New breakthroughs in AI make the headlines everyday. Far from the buzz of customer-facing businesses, the wide adoption and powerful applications of Machine Learning in Finance are less well known. In fact, there are few domains with as much historical, clean and structured data as the financial industry -making it one of those predestined use cases where 'learning machines' made an early mark with tremendous success that still continues.
About three years ago, I got involved in developing Machine Learning (ML) models for price predictions and algorithmic trading in Energy markets, specifically for the European market of Carbon emission certificates. In this article, I want to share some of the learnings, approaches and insights which I have found relevant in all my ML projects since. Rather than on technical detail, my focus here is on the general considerations behind modelling choices which are discussed rarely in the classical academic textbooks or online tutorials on new techniques- On the example of algorithmic trading, I present some 'tricks of the trade' which you might find useful when applying Machine Learning to real-life contexts in the vast world beyond synthetique examples, as a lonely seeker or with your team of fellow data scientists.
The market of European Carbon Emission Certificates (EU ETS) has been established in the wake of the Kyoto Protocol 2005 as a major pillar of EU climate policy, regulating about half of Europe's anthropogenic CO2 emissions by a scheme of 'cap and trade'. This mechanism provides national governments with control over the total amount of greenhouse gas emissions ('cap') while conceding the efficient allocation of emission rights to market forces ('trade'). The basic idea is to put a price on pollution: each industrial installation covered in the scheme has to monitor and report its exact quantity of greenhouse gas emissions to the authorities and then offset the respective amount (measured in tons) by handing in allowances. These 'rights to pollution' are auctioned off or given for free to the industrial players, and can then be traded over-the-counter or on a central market for prices flexibly set by demand and supply. With overall supply of yearly permits constrained by the reduction targets of the environmental policy, some polluters are compelled to opt for measures reducing their pollution ('abatement'), eg by installing additional filters in their chimneys. These polluters with marginal abatement costs lower than the current market price of permits (eg because their specific filter requirements are cheap) can then sell their excess pollution allowances on the market for a profit, to polluters facing higher marginal abatement costs. In a perfectly efficient emissions trading market, the equilibrium price of permits would settle at the marginal abatement cost of the final unit of abatement required to meet the overall reduction target set by the cap on the supply of permits.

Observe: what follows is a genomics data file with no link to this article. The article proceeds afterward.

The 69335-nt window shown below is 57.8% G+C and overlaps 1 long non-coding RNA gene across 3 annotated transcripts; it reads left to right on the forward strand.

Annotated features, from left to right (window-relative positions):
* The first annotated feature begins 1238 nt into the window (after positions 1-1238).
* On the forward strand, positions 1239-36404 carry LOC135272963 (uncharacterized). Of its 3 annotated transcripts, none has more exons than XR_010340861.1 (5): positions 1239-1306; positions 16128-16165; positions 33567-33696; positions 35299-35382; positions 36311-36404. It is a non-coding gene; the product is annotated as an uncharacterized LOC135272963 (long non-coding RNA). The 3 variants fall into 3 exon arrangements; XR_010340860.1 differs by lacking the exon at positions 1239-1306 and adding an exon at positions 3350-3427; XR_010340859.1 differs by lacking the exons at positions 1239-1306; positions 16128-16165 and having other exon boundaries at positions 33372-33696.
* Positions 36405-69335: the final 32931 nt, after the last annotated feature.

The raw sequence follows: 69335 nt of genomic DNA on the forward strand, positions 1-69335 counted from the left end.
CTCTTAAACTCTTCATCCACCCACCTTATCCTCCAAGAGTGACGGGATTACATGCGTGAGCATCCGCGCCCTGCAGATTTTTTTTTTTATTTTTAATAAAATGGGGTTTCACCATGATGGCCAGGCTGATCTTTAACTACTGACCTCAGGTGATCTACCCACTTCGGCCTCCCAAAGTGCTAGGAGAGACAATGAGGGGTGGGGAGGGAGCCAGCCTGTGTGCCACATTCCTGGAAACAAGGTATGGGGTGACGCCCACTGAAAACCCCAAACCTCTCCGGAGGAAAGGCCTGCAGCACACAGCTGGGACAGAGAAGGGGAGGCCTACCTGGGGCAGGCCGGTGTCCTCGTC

Given the uncertainty about the actual industry-specific abatement costs, this instrument lets governments control the total amount of emissions, while the actual price of emission permits fluctuates according to demand-side market forces, namely
· market expectations about future policy changes
· the size of upcoming permit auctions, price and cover ratio of ongoing auctions (see Figure 1)
· speculation of market participants
· banking behaviour (permits issued in one year are valid for all years in the same policy phase)
· the price relations of other energy commodities.
To exemplify the latter, suppose the price of natural gas per calorific unit drops below the price of brent oil. Power producers and utilities would switch over to this less carbon intense fuel, thus lowering the demand for carbon allowances. Accordingly, the price of allowances would drop as well in those periods (see Figure 2).
A comprehensive model needs to reflect all these factors. While we can safely assume that patterns observed in the abundant historical market data carry over into the present and will continue into the future (this is actually the sine qua non, the indispensable assumption for any analytical modelling), it is obvious that this setting is too complex for any approach trying to model the market based on generic beliefs, fundamental relations or state space concepts from Econophysics.
So this is really a use case to unleash the power of Machine Learning. How to leverage it?
Here is a typical workflow for a trading system using supervised learning: